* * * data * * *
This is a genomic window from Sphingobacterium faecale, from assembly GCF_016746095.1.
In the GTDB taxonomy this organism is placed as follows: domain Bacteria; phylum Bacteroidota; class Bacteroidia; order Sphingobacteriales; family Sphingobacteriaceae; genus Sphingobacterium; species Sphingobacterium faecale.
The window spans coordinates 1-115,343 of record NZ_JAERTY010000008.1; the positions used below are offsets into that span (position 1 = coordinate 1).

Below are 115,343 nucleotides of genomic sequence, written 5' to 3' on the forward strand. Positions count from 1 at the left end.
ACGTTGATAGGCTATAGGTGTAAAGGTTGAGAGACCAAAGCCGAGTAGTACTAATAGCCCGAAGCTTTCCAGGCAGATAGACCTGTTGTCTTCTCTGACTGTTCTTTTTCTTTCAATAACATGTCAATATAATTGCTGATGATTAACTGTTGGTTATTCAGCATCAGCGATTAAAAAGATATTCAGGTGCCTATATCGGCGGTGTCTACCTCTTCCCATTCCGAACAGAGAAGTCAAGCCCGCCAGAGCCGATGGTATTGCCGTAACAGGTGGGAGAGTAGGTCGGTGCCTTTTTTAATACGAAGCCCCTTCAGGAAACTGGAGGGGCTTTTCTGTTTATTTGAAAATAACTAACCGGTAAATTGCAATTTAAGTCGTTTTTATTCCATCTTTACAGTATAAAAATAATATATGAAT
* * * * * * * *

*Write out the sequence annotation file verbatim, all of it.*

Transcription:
This is a genomic window from Sphingobacterium faecale, from assembly GCF_016746095.1.
In the GTDB taxonomy this organism is placed as follows: domain Bacteria; phylum Bacteroidota; class Bacteroidia; order Sphingobacteriales; family Sphingobacteriaceae; genus Sphingobacterium; species Sphingobacterium faecale.
The window spans coordinates 1-115,343 of record NZ_JAERTY010000008.1; the positions used below are offsets into that span (position 1 = coordinate 1).

Below are 115,343 nucleotides of genomic sequence, written 5' to 3' on the forward strand. Positions count from 1 at the left end.
ACGTTGATAGGCTATAGGTGTAAAGGTTGAGAGACCAAAGCCGAGTAGTACTAATAGCCCGAAGCTTTCCAGGCAGATAGACCTGTTGTCTTCTCTGACTGTTCTTTTTCTTTCAATAACATGTCAATATAATTGCTGATGATTAACTGTTGGTTATTCAGCATCAGCGATTAAAAAGATATTCAGGTGCCTATATCGGCGGTGTCTACCTCTTCCCATTCCGAACAGAGAAGTCAAGCCCGCCAGAGCCGATGGTATTGCCGTAACAGGTGGGAGAGTAGGTCGGTGCCTTTTTTAATACGAAGCCCCTTCAGGAAACTGGAGGGGCTTTTCTGTTTATTTGAAAATAACTAACCGGTAAATTGCAATTTAAGTCGTTTTTATTCCATCTTTACAGTATAAAAATAATATATGAAT